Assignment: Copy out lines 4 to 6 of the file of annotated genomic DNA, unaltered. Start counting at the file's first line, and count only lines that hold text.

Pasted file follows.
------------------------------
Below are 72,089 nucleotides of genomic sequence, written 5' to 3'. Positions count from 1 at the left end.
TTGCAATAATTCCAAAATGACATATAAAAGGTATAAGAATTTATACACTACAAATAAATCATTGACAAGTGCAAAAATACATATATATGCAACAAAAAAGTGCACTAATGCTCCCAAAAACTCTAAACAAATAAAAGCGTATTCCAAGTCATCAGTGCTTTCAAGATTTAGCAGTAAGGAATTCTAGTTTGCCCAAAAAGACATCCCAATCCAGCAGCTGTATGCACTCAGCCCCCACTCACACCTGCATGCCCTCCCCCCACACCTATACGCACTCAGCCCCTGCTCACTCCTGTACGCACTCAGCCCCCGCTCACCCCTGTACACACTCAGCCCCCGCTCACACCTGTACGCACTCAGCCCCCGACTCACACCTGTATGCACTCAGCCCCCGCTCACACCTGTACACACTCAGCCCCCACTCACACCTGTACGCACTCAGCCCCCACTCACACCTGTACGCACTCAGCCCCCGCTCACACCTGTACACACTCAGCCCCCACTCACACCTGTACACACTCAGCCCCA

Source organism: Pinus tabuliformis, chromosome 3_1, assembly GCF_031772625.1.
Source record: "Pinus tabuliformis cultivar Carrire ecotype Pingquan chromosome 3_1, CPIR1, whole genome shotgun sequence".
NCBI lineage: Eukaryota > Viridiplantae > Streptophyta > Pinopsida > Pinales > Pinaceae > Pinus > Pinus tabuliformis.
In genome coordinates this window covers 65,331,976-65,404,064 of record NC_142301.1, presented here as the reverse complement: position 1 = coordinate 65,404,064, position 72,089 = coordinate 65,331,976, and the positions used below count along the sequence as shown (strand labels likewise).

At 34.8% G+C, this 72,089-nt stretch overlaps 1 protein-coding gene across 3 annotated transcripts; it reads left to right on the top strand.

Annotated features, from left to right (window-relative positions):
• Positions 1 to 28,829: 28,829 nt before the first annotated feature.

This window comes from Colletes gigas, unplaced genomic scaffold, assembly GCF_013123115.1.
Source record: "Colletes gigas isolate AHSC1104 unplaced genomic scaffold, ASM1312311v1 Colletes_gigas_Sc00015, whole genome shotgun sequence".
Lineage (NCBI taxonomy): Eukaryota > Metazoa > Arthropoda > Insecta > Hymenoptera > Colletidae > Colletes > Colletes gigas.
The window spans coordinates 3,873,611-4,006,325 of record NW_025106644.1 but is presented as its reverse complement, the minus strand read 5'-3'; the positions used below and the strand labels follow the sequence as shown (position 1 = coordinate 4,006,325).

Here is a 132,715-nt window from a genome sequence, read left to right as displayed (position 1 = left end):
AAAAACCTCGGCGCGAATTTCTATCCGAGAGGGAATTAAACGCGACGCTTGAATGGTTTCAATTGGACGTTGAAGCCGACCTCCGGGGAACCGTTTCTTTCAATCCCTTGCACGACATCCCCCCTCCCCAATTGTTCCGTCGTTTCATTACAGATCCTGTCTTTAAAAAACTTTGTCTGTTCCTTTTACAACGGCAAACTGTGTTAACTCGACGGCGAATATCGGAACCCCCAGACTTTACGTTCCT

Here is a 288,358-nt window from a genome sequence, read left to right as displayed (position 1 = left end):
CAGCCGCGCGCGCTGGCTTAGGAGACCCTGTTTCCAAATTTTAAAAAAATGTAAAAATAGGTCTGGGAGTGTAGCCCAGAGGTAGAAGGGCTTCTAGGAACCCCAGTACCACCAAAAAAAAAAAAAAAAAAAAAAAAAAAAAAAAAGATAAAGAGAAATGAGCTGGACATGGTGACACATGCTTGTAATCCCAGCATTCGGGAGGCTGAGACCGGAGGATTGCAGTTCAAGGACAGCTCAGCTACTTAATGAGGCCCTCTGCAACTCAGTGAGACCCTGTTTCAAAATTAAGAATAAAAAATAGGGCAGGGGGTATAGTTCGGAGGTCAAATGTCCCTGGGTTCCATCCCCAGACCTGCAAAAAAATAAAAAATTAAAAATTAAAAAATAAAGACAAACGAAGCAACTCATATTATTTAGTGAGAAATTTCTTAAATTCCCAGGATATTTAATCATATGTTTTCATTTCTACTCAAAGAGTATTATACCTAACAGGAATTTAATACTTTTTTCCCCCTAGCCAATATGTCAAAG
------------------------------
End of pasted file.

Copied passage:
Source record: "Pinus tabuliformis cultivar Carrire ecotype Pingquan chromosome 3_1, CPIR1, whole genome shotgun sequence".
NCBI lineage: Eukaryota > Viridiplantae > Streptophyta > Pinopsida > Pinales > Pinaceae > Pinus > Pinus tabuliformis.
In genome coordinates this window covers 65,331,976-65,404,064 of record NC_142301.1, presented here as the reverse complement: position 1 = coordinate 65,404,064, position 72,089 = coordinate 65,331,976, and the positions used below count along the sequence as shown (strand labels likewise).